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The term Ecotourism is comparatively new, although the concept is much older. There are a number of definitions of the term, but perhaps the most comprehensive is that created by the American-based Ecotourism Society, which describes it as; "purposeful travel to natural areas; to understand the cultural and natural history of the environment; taking care not to alter the integrity of the ecosystem, while producing economic opportunities that make conservation of natural resources beneficial to local people”. This definition fits neatly into the South African context, catering for the need for conservation of both the cultural and the natural environment, and for sustainable economic development - particularly for the benefit of “local people”.
The South African definition, as formulated by Dr G.A Robinson when he was CEO of SANParks in the 1990s, is very similar and essentially reflects the same values with a somewhat different emphasis:
(1) “the protection of living and non-living natural resources
(2) the promotion of appropriate and environmentally sensitive development
(3) the contribution to the goals of achieving social justice and enhancing the quality of life and stability - especially for the communities in the immediate vicinity of protected area
The international definition of the word Ecotourism implies far more than merely a nature-experience.
The term environment in its broader context has come to include the diverse community activities and cultures of a country's peoples, as well as all the natural resources (including biodiversity).
Ecotourism, therefore, implies tourism practices that benefit all concerned parties (all people and the entire environment) - rather than benefiting some and neglecting others.
The South Africa definition puts more emphasis on people as the key role players.
To ensure that Ecotourist activities meet all the requirements in the definition there are a number of prerequisites that must be met to ensure that Ecotourism is sustainable. SOME of the most important are listed below:
Proper planning before development
Sustainable use of resources. This means that there must be no negative impact on either the environment and/or local communities (people)
Economic viability of all tourism products must be ensured, with significant economic benefits flowing to local communities
The developers must be held responsible and accountable for the environment on which their business is dependent
The tourism industry and tourists must be properly regulated.
South Africa’s biggest current challenge is the battle against poverty. There are two pre-conditions required before poverty can be adequately addressed:
There must be political stability
There must be economic growth and development
Political stability and economic upliftment are mutually dependent
Some of the poorest people in SA live in densely populated rural areas, often adjacent to highly valued natural areas. Much of this land is marginal for farming and ecologically fragile. An estimated 16+ million people live in such rural areas; four-fifths of them live under the “Household Effective Threshold’ - the minimum on which a family of five can subsist. Of these 13 million people suffer deprivation to some degree or other, and some nine million are landless.
Rural poverty in South Africa cannot be turned around by agricultural development because:
There is not enough suitable agricultural land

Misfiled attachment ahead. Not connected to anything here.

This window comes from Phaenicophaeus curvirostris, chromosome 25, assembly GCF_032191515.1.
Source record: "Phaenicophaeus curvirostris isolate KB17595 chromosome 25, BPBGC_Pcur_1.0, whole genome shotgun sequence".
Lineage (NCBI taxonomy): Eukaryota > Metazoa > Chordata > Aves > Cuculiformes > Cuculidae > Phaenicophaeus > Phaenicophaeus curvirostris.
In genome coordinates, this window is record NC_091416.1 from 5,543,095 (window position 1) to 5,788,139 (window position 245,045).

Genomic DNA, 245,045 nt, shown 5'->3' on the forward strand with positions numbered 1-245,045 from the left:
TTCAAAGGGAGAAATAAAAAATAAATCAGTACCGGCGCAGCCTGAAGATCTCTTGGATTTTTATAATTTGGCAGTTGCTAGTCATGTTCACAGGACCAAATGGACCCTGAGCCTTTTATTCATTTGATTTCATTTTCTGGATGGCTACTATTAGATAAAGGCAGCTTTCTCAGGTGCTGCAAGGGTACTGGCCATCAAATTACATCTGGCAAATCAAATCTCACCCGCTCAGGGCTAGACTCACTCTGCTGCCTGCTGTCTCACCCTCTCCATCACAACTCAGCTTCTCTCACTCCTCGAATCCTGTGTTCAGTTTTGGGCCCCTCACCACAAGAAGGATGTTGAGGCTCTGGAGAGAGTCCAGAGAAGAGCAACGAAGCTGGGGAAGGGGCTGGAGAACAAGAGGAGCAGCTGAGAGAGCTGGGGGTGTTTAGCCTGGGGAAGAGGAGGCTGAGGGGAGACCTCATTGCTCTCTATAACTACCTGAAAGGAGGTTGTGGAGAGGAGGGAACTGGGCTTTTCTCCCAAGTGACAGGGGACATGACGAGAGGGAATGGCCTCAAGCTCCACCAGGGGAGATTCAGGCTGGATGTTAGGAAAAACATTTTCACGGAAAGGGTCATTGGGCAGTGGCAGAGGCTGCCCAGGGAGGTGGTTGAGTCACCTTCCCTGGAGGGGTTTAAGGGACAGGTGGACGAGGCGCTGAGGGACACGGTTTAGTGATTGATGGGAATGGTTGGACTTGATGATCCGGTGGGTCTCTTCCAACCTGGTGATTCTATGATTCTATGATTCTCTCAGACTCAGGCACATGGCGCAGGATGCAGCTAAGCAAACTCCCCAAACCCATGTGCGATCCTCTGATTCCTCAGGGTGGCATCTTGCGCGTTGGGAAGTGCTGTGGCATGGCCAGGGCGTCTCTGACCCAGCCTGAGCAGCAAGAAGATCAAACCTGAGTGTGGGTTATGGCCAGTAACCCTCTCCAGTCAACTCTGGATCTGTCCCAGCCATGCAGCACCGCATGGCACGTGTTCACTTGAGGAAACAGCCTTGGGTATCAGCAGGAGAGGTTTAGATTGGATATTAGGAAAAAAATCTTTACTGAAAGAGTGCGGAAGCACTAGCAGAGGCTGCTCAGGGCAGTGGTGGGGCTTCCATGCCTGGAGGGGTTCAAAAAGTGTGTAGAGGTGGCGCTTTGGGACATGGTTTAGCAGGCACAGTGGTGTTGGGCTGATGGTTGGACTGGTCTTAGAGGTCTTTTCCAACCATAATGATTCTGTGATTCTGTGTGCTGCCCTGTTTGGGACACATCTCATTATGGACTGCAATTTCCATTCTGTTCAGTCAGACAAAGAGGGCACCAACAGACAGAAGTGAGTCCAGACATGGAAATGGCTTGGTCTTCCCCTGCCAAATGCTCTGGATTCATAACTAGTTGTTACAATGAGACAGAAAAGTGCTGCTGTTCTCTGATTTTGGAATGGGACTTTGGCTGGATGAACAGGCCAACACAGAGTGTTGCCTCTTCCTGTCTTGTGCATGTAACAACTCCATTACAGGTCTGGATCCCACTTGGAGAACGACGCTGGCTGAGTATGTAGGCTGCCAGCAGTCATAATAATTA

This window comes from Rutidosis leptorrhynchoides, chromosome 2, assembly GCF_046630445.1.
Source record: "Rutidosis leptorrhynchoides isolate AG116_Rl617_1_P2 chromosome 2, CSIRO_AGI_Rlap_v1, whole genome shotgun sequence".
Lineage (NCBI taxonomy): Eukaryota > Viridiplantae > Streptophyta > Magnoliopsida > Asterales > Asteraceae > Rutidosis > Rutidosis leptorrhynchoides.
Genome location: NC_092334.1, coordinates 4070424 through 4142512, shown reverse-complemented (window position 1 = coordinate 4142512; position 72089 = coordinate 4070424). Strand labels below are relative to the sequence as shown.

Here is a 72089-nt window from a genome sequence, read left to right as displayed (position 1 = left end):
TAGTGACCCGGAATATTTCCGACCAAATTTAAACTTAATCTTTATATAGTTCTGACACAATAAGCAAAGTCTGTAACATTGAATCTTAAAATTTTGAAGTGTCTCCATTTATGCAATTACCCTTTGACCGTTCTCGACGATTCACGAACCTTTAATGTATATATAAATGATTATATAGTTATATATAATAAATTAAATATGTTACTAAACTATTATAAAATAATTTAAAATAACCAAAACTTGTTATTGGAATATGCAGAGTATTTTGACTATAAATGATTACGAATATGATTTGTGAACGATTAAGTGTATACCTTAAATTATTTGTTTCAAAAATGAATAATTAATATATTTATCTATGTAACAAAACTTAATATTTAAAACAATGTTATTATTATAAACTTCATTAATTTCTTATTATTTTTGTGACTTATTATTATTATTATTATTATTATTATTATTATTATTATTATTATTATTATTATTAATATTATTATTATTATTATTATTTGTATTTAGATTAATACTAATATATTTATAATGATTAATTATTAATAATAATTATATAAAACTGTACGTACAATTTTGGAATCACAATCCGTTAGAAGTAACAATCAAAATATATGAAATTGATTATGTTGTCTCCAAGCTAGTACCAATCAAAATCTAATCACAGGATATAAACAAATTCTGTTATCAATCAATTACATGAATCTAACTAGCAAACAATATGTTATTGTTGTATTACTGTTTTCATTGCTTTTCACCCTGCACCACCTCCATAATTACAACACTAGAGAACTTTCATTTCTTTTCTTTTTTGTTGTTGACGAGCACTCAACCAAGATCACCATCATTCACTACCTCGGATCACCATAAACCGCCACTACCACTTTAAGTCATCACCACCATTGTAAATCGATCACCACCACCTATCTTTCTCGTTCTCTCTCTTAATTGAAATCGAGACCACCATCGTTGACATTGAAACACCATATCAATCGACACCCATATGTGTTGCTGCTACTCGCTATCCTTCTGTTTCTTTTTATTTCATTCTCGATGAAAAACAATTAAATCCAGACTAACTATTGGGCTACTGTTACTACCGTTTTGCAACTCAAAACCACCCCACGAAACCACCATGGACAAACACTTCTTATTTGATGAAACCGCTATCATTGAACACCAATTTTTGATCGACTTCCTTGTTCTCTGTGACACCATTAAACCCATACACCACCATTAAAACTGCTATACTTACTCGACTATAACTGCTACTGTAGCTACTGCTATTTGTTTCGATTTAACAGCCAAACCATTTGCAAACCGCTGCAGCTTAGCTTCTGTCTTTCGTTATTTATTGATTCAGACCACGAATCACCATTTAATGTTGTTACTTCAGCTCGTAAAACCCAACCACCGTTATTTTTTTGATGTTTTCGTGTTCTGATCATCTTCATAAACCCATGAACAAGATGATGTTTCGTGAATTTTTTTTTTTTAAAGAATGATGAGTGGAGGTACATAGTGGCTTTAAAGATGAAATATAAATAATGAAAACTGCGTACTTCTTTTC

Many individuals in rural areas prefer not to be involved in agriculture as a means of livelihood
Our natural resources are
water (marine and fresh)
all living things (including our ethnic/cultural mix of people)
That is our total South African environment and all that is embodied in it.
As humans we are involved in the management of all these resources.
THE THREE MAIN OBJECTIVES FOR THE CONSERVATION OF LIVING RESOURCES ARE
Responsible Ecotourism is sustainable - which means that it integrates economic, social, and environmental considerations within a sustainable system (the triple bottom line).
A sustainable system is one that survives and continues to function over a long period of time.
There are also other non-tangible items like the maintenance of a beautiful landscape, peace and quiet (no noise or light pollution), and a host of human values like culture, religion, and aesthetics that also need to be considered.
ADVANTAGES OF ECOTOURISM - the fastest growing sector in the international travel industry, the main advantages of Ecotourism are
1. Between the State and/or the Provincial Conservation Agencies, and Local Communities.
An example of a partnership between the state and the local community is the Pilanesberg National Park, managed by the North-West Province’s Parks and Conservation Authority. It consists of 30 000ha in a dormant volcanic crater. Local communities receive 10% of gate revenues and a range of eco-development projects have been initiated in surrounding villages. The conservation agency has also helped the local community to establish a community reserve, Lebatlane. A recent survey conducted in the area surrounding the park indicated that over 70% of local people supported the continued existence of the park…
Kagga Kamma “Place of Bushmen”, a private Game Reserve in the Cedarberg mountains of the Western Cape, could be considered a partnership between the community and Kagga Kamma ownership.
3. Community-driven Projects.
At Kosi Bay, the Community Resource Optimisation Programme (CROP), a non-government organisation assists a local committee to run a rustic tented camp…
4. Tripartite Alliance - Government, Local Communities and Private Sector.
A good example is the Pongola “Biosphere” Reserve in Northern KwaZulu-Natal. The biosphere started as a private sector initiative, joined by the Government, KwaZulu-Natal Wildlife and local communities. All parties are equal shareholders.